Q: Did you have any formal education in photography, with a mentor, or were you self-taught? Was there a photographer or type of photography that influenced your work or inspired you?
A: There’s a technical aspect of photography that I always tell people is relatively easy to learn. My grandfather was an engineer and when he handed over his camera to me he gave me what was probably a 20 minute lecture on light, lenses, the chemistry of film, the mechanics of shutter and aperture and really that’s it. Whenever I find myself thinking about some mechanical aspect, it’s always in the words of that first introduction. After you know how to make it work, the hard part really begins. My college had three photography courses and I took all of them, but I learned a lot more by joining the school newspaper and the school magazine and doing a lot of assignments and developing a lot of film. Life in the trenches with someone else paying for your film developing is, I think, the best way to learn. And at the same time, in an environment like that, you’re surrounded by other people doing the same thing who can tell you why they prefer one developer to another or how they got the contrast they did in a particular image. My photography lumbered on in a technically adept but somewhat soulless manner until I got the chance to work with Mary Ellen Mark in the late 1990s and she was the biggest influence on me in so many ways because she was the first person who could articulate what was wrong with my portfolio. And, really, I think one of the best tools that any artist can have is someone who really knows how to tell them why their work is garbage. That dismantling allowed me to really restructure my artistic output with a much clearer view. Later, while working on this project called “Where I Write,” photographing authors in their writing spaces, I heard a novelist tell a student “do you want praise or growth?” and I realized how true that is — you need both, you need to hear what’s right about what you’re doing and you need to hear what’s wrong. And really the key is that you need to hear what’s wrong from someone who’s better than you. So do find a mentor and listen to them. Eventually you figure out what’s useful, what will help you grow and what’s off the mark.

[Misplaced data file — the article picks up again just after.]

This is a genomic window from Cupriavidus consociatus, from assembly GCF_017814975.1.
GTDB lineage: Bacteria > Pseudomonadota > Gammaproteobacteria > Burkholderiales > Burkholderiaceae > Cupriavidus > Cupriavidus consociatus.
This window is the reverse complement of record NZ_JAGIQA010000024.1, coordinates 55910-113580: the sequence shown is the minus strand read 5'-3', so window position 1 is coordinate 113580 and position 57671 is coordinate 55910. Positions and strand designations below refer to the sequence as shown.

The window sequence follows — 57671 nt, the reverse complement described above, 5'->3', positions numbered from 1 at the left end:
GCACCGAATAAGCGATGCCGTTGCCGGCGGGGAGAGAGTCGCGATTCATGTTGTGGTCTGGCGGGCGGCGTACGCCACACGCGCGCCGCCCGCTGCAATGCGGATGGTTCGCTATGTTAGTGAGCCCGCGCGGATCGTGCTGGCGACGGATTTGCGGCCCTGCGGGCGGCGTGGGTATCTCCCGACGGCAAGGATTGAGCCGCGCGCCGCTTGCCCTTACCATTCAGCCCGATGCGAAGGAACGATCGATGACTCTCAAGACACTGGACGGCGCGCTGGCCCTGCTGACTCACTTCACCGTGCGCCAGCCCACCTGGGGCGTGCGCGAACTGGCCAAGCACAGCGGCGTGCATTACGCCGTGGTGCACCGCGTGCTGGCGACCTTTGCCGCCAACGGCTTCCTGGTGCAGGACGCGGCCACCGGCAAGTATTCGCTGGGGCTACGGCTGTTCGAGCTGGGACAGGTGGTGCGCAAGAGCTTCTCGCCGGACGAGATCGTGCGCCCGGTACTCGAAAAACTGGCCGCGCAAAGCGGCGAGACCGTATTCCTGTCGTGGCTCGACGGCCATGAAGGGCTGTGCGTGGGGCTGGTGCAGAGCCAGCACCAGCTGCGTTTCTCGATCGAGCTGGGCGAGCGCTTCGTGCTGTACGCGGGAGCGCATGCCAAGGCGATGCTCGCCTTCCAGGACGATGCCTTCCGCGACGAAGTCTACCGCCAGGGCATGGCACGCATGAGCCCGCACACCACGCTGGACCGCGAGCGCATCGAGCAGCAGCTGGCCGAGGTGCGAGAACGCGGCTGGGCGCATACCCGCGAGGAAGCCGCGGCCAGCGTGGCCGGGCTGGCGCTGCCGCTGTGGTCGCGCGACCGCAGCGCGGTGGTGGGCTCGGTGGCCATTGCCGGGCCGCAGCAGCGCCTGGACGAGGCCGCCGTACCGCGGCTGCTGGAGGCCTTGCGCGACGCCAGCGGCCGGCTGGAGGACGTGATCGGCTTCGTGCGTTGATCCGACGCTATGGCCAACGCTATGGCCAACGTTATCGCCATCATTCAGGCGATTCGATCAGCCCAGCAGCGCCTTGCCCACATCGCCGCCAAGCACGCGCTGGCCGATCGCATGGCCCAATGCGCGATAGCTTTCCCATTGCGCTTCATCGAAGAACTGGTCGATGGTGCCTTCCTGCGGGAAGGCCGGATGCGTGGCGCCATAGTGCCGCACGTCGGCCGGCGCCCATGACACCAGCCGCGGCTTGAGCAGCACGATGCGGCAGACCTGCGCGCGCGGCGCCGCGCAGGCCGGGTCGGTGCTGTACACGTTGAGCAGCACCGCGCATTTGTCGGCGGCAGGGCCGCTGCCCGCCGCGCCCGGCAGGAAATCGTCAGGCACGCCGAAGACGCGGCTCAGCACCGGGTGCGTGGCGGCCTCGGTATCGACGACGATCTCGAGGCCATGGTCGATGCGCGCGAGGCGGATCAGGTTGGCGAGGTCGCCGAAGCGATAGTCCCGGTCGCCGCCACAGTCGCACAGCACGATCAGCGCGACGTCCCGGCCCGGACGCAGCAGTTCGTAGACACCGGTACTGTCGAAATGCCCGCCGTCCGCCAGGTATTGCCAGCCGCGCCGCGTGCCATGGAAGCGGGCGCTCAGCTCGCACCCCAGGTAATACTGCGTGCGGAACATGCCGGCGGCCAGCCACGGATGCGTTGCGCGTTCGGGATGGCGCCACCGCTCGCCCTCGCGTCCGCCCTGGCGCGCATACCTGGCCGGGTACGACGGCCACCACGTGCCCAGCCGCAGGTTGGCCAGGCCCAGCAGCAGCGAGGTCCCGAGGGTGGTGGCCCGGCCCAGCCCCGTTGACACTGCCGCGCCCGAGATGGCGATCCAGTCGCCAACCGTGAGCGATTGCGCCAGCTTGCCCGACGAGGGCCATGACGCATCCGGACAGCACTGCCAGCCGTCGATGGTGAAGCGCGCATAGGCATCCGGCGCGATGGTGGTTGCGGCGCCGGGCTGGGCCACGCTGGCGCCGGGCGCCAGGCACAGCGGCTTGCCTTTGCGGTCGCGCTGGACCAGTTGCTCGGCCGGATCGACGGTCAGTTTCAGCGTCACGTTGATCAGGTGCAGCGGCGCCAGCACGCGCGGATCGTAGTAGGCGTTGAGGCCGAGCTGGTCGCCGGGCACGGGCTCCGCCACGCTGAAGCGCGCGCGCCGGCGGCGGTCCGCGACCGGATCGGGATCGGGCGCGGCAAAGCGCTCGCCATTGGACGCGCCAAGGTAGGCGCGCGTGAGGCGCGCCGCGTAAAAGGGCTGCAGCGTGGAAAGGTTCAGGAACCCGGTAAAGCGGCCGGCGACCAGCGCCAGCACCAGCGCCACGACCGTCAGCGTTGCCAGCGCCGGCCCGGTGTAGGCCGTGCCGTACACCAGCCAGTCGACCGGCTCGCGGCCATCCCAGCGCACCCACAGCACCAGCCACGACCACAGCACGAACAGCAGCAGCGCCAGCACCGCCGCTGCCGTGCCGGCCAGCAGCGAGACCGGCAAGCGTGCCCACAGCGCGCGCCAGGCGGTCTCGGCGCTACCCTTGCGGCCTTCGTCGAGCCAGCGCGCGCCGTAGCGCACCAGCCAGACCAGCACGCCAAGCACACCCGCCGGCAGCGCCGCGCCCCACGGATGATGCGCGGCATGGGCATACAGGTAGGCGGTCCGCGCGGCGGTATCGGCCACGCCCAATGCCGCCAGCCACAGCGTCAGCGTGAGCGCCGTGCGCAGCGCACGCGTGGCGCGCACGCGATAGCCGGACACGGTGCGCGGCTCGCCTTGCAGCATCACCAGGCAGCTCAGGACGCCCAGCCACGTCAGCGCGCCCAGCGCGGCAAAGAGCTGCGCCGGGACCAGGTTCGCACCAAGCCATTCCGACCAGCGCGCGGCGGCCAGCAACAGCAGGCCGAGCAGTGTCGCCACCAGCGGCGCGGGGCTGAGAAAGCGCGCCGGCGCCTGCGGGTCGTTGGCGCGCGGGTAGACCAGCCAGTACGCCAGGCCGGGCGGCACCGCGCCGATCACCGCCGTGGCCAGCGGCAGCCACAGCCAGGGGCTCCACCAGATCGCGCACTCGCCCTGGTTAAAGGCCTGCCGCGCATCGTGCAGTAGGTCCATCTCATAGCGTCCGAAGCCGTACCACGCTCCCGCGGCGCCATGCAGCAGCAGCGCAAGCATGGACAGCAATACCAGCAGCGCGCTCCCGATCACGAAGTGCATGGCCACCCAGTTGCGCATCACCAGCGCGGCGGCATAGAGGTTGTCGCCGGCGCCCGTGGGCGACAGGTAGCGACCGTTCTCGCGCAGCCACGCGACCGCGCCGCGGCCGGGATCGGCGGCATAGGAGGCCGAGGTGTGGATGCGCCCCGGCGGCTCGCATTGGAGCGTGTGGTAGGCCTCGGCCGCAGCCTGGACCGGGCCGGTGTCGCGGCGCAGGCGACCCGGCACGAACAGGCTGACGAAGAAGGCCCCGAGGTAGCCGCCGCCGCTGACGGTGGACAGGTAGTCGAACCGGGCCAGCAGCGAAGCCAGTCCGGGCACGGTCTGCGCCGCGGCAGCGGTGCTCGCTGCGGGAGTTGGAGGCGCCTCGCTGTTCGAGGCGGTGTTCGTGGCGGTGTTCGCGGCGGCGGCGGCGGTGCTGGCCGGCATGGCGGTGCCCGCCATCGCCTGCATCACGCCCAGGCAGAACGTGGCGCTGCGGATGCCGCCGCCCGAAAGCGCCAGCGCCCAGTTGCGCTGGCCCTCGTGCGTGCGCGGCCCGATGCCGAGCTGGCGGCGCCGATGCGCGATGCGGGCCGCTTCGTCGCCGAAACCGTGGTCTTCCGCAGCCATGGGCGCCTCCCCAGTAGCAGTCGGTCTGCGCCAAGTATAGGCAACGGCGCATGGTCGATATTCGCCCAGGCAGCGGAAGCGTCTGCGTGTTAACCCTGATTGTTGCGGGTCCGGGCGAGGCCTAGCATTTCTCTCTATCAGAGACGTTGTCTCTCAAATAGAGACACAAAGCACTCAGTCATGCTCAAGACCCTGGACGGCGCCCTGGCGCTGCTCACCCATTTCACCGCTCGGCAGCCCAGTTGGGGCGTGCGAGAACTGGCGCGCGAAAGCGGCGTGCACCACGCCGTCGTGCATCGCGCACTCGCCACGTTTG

Q: What genre are your photos? (e.g. fine art, photojournalism, portrait, street photography, etc.)
A: My work is probably divided in half between straight documentary and some sort of Art of Sinister Whimsy. I’ve done things like “Armed America” where I drove around the country for two years photographing people who owned guns to try and understand that part of what it is to be an American. I’ve done a big series of portraits of people and their rocking chairs, and authors and the spaces that they write in, and war veterans’ tattoos, but I’ve also done things like “Leaving Dakota” and fanciful album covers and images where werewolves run amok in suburban kitchens.
Q: How did you first become interested in Leica?
A: I’ve got this very DIY (Do It Yourself) approach to art. I like to be able to do everything myself and not have to depend on other people. In the late 1990s I started running an electronic mailing list dedicated to the PXL-2000, which was a toy video camera made by Fisher-Price for one year in the 1980s. And one of the people on that list was a New York Times art staffer and photographer. We met up at some point when I was in New York and during the course of the day he showed me his Leica collection. I’d been using my grandfather’s Petri 7s, so rangefinders made sense to me, but the build quality and the just … sheer mechanical joy of the Leica was like Dorothy stepping into a Technicolor Oz. That’s when I was bitten by the bug. And that connection was cemented, I’m a little ashamed to say, when I saw the movie “High Art” where Alley Sheedy plays a talented but reclusive photographer with a Leica M2. Whoever did the product placement for that movie is in good part responsible for pushing me over the fence. I’d like to meet that person someday and tell them “Thank You.”
Q: What approach do you take with your photography or what does photography mean to you?
A: That’s a good question because my work is really bifurcated. On the one hand, documentary and news photography is about truth, as much as photography can be about truth, and it really becomes a huge exercise in morality to take on that mantle. You realize, or at least you should realize, that photographs aren’t in and of themselves honest even if they tell the truth. A photograph’s bias begins when an editor decides what to send a reporter out to cover and then it’s biased again by the photographer’s choice of film, and his or her choice of lenses, and where they choose to stand, and what they choose to frame. Any competent photographer can go to a political rally and come back with a photo that makes it look like it’s a giant celebration or they can come back with a photograph that makes it look like an empty room populated only by a few irrational weirdos. Then on the other hand, I’m producing art images in worlds that don’t exist, filled with UFOs and people who can fly and Bigfoot and things like that. So it’s hard to lump them all together because photography has multiple meanings. It’s a tool that can be used to entertain or to inform.
Thank you Kyle!
-Leica Internet Team
You can see more of Kyle’s work on his website, kylecassidy.com.